Most of the stories in the Bible are written using a traditional storytelling narrative format. It reads like a book. There is one glaring exception to this structural conformity in the Exodus story.
Immediately following the 10 miraculous plagues and their dramatic escape from Egyptian servitude, the Israelites are caught between the proverbial rock and hard place. On one side, the Egyptian legions are in hot pursuit of their coveted slaves, while on the other, the raging waters of the Sea of Reeds impede the path of the fleeing Israelites. On God’s command, Moses stretches his arm over the sea and with a Harry Potter-esque flick of his staff, the waters recede. The Israelites dash across the channel to their freedom and the waters crash down upon the Egyptian hordes.
Here the Bible inserts its first, and only, musical number into the narrative. Inspired and awakened by their newfound freedom, Moses and his sister, Miriam, lead the people in the Song at the Sea — a spontaneous ballad offering thanksgiving to God. “I sing a song to the LORD for the LORD is highly exalted … The LORD is my strength and song, and He is become my salvation; this is my God, and I will glorify Him; my father’s God, and I will exalt Him.”
To me, nothing in the Bible requires a greater suspension of disbelief than this moment. Seconds earlier, the Israelites were rescued from certain death by the slimmest of margins. Sure, they felt great relief, but real people in real life do not spontaneously burst into song. That happens only in musicals.
The Song at the Sea is built right into the original text of the Exodus story. It is ready for Broadway.
When I want to say thank you in real life, I make a phone call. I write an email or send a text. I definitely do not grab a microphone, strike up the band lying in wait just in case I need to serenade somebody and sing a song of gratitude. But that does describe the Song at the Sea. The Israelites are saved, Miriam picks up a tambourine and Moses starts singing. It is such a cliche. A classic trope of musical theater or film — singing a wordy song instead of speaking like people do in real life.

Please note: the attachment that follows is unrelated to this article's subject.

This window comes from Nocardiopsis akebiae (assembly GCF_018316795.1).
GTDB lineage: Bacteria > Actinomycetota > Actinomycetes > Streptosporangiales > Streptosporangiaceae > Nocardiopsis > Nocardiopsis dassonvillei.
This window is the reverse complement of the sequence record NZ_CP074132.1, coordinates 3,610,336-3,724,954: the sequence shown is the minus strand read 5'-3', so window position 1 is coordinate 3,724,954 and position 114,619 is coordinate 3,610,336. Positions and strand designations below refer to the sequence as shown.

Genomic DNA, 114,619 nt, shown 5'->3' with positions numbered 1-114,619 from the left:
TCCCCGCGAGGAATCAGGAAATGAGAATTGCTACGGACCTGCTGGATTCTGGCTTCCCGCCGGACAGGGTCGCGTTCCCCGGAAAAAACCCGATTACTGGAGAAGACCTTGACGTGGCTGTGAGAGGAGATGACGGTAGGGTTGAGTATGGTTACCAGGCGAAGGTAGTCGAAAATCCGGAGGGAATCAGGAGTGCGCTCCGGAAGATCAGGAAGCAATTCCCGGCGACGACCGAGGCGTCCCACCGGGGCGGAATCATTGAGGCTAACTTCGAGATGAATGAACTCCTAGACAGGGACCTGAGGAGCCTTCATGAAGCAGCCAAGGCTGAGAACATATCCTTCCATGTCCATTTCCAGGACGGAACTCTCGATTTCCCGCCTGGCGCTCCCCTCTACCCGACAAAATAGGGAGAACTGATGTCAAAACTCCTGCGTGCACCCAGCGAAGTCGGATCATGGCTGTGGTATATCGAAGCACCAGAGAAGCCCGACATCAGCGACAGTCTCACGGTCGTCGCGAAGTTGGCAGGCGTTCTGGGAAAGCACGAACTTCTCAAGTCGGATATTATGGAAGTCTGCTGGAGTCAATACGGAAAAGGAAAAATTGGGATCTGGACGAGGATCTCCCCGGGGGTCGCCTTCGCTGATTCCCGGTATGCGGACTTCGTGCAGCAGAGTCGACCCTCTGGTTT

I had this epiphany while watching NBC’s “Jesus Christ Superstar Live in Concert” on NBC on Easter Sunday, along with 10 million other viewers. There are no songs in the original text of the Jesus story, so Andrew Lloyd Webber and Tim Rice created a musical version. But the Exodus story actually includes a “musical episode.” The Song at the Sea is built right into the original text. It is ready for Broadway.
Music possesses an extraordinary power to convey emotion more efficiently and effectively than words. Art does not always attempt to impart facts or historical truth. Rather, it moves us, inspires us, nourishes our souls.
In many places, the Torah is more like art than like real life. Torah is a collection of stories, ideas, rules and wisdom for improving ourselves and the world. Torah should move us, inspire us and nourish our soul. Sometimes performance art — even Torah — needs a shortcut like music to get us there.
The emotional peak of the Exodus is the moment our forefathers set foot on the other side of the sea and turned their heads to witness the entire Egyptian fleet drowning. In order to feel that moment, we need a shortcut. We need a song. At this point, we might even need an entire musical.
Eli Fink is a rabbi, writer and managing supervisor at the Jewish Journal.